“Eusebio has experience from the days that Pedro Delgado and Miguel Indurain were in the team, and he’s been very forthright, saying that Quintana is the strongest climber he’s seen, for his age. I’m sure that hasn’t changed in the last two weeks.”
McFarlane adds that in elite sport, maintaining the perfect physical balance is tricky; something Chris Froome struggled with at last year’s Tour, where he suffered in the final week under the attack of Quintana before sealing overall victory. Froome has learned and grown stronger, focusing this week on his form in the Tour’s third week, and McFarlane argues that Quintana is likely to do the same.
The A team
Alex Dowsett is now riding his fourth season as a team-mate to Quintana and has seen the Colombian’s stock rise since the pair raced the Tour of Britain together in 2013.
Interestingly, Dowsett, a former Team Sky rider, says Quintana’s career trajectory has been similar to that of of the Colombian’s chief rival at the Tour – Chris Froome.
“The first year I was with Nairo was 2013, when we raced the Tour of Britain together, where he crashed, got up, carried on, and I could tell he was made of strong stuff,” says Dowsett.
“The first year I was with Nairo was 2013, when we raced the Tour of Britain together, where he crashed, got up, carried on, and I could tell he was made of strong stuff”
“Now he seems like a different Nairo to the one I rode alongside in 2013. Back then, he was just one of the riders – a very good one, and with lots of potential – but one of the riders. Now he’s the clear cut leader and there to be delivered to the line.
“It’s probably similar to Froome. In my first two years with Sky, I was very much on the ‘B’ programme of races with Chris. That was the year he got on the podium at the Vuelta  and went from the ‘B’ programme to being looked after on the ‘A’ team for Grand Tours.
“He’s not the Chris Froome I was racing alongside in 2011. He’s a very different bike rider now. That’s what these guys have to do: not just step up physically, but step up mentally as a rider and as a leader.”
There is another element to Quintana’s leadership, however, which Dowsett ascribes to the prevailing culture at Movistar: that away from the bike, all riders are equal.
The Spanish team does not believe in special treatment, regardless of the talent involved. Quintana may have grown into the leader’s role, but elsewhere things are very much as they were.
“At the dinner table, nothing’s different,” Dowsett says. “You laugh and you joke. That’s the good thing about Movistar: there’s no neo pro, no top dog in the team. There doesn’t seem to be any egos, but once we get on the road, Nairo and [Alejandro] Valverde become the leaders and we become the dogsbodies, if you like. That’s our role, and as a domestique sometimes all you want is a pat on the back.”
When it comes to races against the clock, Dowsett is a bona fide star: a Grand Tour stage winner, former hour record holder, and five-time British champion. When fortune is against him (Dowsett missed the Giro this year in cruel circumstances after requiring collarbone surgery), the team redoubles its encouragement. Quintana, suffering now in the Tour and clearly below his best, is likely to receive all the support he needs, according to Dowsett.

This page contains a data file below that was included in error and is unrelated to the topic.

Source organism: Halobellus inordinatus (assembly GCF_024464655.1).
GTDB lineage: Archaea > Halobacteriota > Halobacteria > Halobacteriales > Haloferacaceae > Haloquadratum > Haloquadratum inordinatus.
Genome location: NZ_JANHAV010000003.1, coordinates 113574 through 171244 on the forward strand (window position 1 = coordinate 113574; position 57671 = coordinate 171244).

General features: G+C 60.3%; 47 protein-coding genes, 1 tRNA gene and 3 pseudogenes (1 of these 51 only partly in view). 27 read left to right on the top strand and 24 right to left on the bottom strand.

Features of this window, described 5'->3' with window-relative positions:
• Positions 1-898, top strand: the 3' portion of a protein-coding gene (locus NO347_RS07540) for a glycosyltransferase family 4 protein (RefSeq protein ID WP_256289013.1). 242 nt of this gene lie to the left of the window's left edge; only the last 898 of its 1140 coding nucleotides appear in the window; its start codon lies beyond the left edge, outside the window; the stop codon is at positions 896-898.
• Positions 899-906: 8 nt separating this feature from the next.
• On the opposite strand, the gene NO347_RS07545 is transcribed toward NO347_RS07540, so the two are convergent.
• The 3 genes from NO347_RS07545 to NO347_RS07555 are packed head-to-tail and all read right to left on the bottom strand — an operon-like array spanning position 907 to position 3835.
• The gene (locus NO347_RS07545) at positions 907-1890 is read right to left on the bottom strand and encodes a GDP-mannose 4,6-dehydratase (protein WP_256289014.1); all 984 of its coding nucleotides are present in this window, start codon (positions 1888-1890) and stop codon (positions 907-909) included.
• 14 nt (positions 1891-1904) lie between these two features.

“It’s a position he hasn’t really been in, where he’s not quite perhaps where he’d want to be, but he’s got to take it day-by-day and try to deliver the best performance each day, and see what comes of it. That’s where the team around him, not just riders on road but all the staff, are so good.”
Nairo Quintana’s 2016 Tour de France campaign has hardly unfolded as he would have liked, but those who write him off do so at their peril. A Grand Tour winner at the age of 24, Quintana is the most accomplished of a golden generation of Colombian cycling talent which includes, among several others, Esteban Chaves (Orica), the Henao cousins (Team Sky) and his Movistar team-mate Carlos Betancur. At 26, Quintana’s best years as a Grand Tour rider lie ahead.
We will learn more of his character in the immediate future. The Tour’s remaining Alpine stages, concluding with a stage to Morzine via the Col de Joux Plane, a climb on which he first claimed a seat at cycling’s top table by winning at the 2012 Criterium du Dauphiné, will show how much fight he has left.
Quintana will continue to learn and to fine-tune his preparation for cycling’s greatest race. He contested just seven races prior to this year’s Tour, and while winning three and finishing on the final podium in two more suggested a perfect build-up, hindsight (a wonderful thing), suggests a busier programme might have delivered more when it mattered most. With the aforementioned wins in Romandie, Catalunya, and at the Route du Sud, it has hardly been a forgettable season, despite the disappointments thus far at the Tour.
Those around Quintana continue to believe in him. The road to Paris is unforgiving, especially when a competitor as formidable as Chris Froome is in control, but rather than abandon the habits of a lifetime, the Colombian is likely to remain calm, considered, confident and gracious. His time will come.